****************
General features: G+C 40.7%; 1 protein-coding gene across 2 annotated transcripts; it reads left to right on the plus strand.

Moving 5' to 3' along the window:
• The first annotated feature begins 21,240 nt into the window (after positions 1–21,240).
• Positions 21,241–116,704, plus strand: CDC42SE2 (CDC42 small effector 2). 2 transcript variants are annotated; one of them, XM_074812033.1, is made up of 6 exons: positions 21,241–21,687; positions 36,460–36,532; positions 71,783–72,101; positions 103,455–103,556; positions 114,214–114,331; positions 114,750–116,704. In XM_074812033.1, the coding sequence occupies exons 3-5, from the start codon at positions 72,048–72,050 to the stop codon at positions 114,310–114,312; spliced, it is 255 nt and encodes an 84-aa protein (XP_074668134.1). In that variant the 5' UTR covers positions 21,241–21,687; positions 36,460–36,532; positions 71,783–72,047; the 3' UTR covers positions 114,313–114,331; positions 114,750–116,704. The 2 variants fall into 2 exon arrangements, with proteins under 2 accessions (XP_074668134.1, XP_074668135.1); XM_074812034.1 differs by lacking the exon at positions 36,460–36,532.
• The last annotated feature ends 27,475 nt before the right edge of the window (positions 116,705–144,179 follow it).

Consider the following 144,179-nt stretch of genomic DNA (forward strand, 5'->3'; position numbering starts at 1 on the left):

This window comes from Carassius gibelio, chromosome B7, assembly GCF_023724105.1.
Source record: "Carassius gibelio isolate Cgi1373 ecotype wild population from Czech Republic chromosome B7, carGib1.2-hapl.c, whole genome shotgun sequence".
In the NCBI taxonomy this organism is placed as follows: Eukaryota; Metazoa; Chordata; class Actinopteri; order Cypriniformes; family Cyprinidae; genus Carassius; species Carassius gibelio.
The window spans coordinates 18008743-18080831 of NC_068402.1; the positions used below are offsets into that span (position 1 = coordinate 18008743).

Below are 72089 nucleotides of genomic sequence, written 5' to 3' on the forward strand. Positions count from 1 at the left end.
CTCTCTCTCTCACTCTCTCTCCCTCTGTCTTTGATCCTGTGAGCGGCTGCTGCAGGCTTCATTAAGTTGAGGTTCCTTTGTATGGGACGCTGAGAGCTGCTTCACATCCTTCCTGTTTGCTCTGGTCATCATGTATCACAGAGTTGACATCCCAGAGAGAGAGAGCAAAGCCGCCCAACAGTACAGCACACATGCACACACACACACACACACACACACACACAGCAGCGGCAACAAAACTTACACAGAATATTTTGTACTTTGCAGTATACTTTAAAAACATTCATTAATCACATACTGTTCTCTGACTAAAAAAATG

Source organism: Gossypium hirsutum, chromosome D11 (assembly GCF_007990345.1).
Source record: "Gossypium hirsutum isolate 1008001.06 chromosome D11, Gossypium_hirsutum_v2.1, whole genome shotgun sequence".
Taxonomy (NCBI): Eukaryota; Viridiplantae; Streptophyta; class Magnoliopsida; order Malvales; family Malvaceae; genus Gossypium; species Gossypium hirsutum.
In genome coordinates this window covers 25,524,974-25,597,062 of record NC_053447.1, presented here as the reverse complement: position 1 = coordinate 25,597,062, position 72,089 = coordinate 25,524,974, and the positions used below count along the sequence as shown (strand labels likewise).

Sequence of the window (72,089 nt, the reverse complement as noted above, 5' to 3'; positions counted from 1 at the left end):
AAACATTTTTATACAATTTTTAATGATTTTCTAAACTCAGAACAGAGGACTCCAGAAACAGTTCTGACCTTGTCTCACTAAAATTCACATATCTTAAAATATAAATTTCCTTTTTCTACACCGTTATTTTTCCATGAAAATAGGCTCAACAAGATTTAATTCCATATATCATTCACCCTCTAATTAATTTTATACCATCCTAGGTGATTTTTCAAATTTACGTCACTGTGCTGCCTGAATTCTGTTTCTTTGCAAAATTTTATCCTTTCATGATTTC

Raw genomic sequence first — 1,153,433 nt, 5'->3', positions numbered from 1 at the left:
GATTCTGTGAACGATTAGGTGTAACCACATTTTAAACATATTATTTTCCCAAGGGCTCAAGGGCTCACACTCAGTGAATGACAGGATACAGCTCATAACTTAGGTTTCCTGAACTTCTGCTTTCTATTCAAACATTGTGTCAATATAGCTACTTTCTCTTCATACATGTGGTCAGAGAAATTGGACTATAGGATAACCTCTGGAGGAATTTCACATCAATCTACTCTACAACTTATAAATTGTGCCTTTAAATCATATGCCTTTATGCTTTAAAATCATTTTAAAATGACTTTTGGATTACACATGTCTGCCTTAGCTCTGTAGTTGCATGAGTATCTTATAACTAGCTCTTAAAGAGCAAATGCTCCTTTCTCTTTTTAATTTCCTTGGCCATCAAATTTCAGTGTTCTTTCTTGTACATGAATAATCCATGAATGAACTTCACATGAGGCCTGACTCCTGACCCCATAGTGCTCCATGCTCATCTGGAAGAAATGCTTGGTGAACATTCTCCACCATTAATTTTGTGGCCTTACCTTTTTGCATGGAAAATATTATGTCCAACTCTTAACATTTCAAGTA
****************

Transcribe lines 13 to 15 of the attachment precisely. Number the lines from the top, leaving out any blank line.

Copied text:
Source organism: Gossypium hirsutum, chromosome D11 (assembly GCF_007990345.1).
Source record: "Gossypium hirsutum isolate 1008001.06 chromosome D11, Gossypium_hirsutum_v2.1, whole genome shotgun sequence".
Taxonomy (NCBI): Eukaryota; Viridiplantae; Streptophyta; class Magnoliopsida; order Malvales; family Malvaceae; genus Gossypium; species Gossypium hirsutum.